A Different Look at Poverty


Making good choices is an important skill. It’s not impossible to learn, it takes discipline, flexibility, creativity and curiosity. Given time and resources, almost any challenge can be met, and in fact one of the reasons bad choices are made is that there’s too little time or resources available.

I read an interesting article about why people in poverty make poor financial choices repeatedly, and the answer isn’t what we think it is: lack of basic intelligence and/or discipline. The theory is about lack of Bandwidth, that given the right kind of pressure, we don’t have enough brain power to use as normal. The story is in my post last Friday Escaping the Cycle of Scarcity: it observes that lack of money in a crisis puts someone in a tunnel that decreases their ability to think rationally, worse than if they’d been up all night. Long range consequences of behavior go off the radar, because you need the money now, so you make the Payday Loan, or choose to pay the rent because it’s due now rather than the car payment, because unless you can take of today, there is no perceived tomorrow. The study also indicated that middle class people put in a similar crisis responded to crises as poor people did, and people in a different culture (India) also responded in a similar way to similar circumstances.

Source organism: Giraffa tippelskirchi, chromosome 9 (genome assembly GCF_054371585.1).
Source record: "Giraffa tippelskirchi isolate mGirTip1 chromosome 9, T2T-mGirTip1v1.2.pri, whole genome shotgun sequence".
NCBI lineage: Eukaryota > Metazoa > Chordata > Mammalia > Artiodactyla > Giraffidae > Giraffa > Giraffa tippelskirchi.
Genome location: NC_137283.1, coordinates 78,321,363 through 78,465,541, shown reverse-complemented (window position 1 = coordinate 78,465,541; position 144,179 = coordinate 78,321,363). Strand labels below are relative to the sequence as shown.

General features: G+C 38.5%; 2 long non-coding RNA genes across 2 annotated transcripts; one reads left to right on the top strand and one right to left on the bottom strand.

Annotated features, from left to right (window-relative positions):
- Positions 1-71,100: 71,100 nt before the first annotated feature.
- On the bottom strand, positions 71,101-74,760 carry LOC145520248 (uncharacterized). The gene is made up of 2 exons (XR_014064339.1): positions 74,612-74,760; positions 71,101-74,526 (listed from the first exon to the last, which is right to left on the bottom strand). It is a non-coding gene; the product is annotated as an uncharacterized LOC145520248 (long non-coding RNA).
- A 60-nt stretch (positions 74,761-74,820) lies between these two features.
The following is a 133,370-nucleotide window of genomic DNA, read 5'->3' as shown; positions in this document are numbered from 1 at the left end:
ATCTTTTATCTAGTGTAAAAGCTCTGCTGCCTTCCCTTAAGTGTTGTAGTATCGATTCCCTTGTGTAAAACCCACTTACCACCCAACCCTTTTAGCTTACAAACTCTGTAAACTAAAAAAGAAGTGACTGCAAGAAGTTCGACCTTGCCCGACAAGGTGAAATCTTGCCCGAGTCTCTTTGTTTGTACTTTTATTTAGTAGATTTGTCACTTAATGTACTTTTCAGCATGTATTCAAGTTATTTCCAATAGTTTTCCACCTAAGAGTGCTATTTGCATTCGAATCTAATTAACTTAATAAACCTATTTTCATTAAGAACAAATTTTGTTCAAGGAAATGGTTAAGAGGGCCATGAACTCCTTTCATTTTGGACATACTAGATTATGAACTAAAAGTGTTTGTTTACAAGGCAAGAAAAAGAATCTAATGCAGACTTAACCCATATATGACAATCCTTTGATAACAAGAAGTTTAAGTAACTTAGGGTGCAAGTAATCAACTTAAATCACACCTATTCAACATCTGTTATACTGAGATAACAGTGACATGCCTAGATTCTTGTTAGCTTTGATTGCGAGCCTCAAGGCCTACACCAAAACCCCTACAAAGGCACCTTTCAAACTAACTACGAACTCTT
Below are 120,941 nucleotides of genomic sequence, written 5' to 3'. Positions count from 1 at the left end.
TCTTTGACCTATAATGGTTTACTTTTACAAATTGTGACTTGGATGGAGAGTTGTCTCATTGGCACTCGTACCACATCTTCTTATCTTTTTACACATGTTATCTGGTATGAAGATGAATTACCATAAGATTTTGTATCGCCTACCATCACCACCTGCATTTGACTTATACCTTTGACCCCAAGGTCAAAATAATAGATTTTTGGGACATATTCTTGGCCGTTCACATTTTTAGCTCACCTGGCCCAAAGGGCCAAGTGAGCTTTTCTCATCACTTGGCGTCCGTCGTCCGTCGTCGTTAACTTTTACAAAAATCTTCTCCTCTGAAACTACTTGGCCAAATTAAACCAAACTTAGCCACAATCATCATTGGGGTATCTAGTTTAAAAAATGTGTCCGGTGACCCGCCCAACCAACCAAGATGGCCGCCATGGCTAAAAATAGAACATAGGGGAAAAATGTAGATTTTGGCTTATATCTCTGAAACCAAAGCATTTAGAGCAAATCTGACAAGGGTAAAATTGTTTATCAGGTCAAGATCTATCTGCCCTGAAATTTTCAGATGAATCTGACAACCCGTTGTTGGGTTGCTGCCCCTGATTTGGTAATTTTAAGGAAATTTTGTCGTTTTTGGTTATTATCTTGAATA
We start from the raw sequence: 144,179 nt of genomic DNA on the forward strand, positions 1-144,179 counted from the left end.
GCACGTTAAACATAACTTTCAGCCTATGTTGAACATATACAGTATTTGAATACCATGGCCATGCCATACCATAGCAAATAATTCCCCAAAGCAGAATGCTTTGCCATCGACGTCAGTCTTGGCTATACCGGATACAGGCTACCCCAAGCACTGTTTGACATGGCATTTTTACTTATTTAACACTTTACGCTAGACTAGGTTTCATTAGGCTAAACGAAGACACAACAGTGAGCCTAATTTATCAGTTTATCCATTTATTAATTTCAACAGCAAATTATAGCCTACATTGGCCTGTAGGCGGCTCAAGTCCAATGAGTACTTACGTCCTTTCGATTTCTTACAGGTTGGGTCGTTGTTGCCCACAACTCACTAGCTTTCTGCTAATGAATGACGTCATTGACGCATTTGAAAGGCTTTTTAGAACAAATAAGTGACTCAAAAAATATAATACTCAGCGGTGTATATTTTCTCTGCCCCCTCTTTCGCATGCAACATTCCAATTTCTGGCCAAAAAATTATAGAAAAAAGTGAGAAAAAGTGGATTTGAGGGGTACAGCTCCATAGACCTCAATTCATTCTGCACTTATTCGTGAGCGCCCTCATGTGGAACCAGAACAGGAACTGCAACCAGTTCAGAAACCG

There are comparison in literature that illustrates this very well from Les Misérables. When we meet her in the story of the musical, Fantine is already in the Tunnel: she has urgent demands on her tiny resources from the Thénerdiers, who are taking care of her daughter Cosette, and each demand has to be met immediately. Fantine doesn’t have time and space think through the best way to get ahead long term, tries one stopgap after another, selling her hair and her teeth, even selling her body, because she needs money now. Her lack of bandwidth keeps her from thinking about whether the Thénardiers might be cheating her (they are), or whether she should look in on her child more often. On the contrary, her employer, Jean Valjean, who worked his way from poverty to be the owner of a factory and mayor of the town, had no such crises while he was accumulating capital and so was able to invest his money and resources wisely.

Was he always like that? He once stole a loaf of bread because his sister’s family was starving: his crime got him imprisoned originally. The good fortune he had after the Bishop delivered him from poverty was his health didn’t break down and no one needed his support: there were no crises that put him in the Tunnel. The space for reflection helped solidify his sense of virtue and he was able to take enormous calculated risks, respond to crises that arose from Javert’s pursuit, because he had the space to use his full capacities and remake himself. Fantine never got that chance, thanks to the Thénerdiers and other people around here, including Valjean for a time.

We need to rethink how we view people who can’t get out of Poverty. It may not be only a lack of intelligence or self-discipline that keeps people there, and let’s not get into which businesses and other interests (the Thénardiers of today) work to keep people in the Tunnel of crisis. Hopefully, the day will come soon that our society has the will to work together on poverty for our own common good, and we’ll be able to take into account the Tunnel. Keeping people out of the Tunnel in the first place may be the most important thing.


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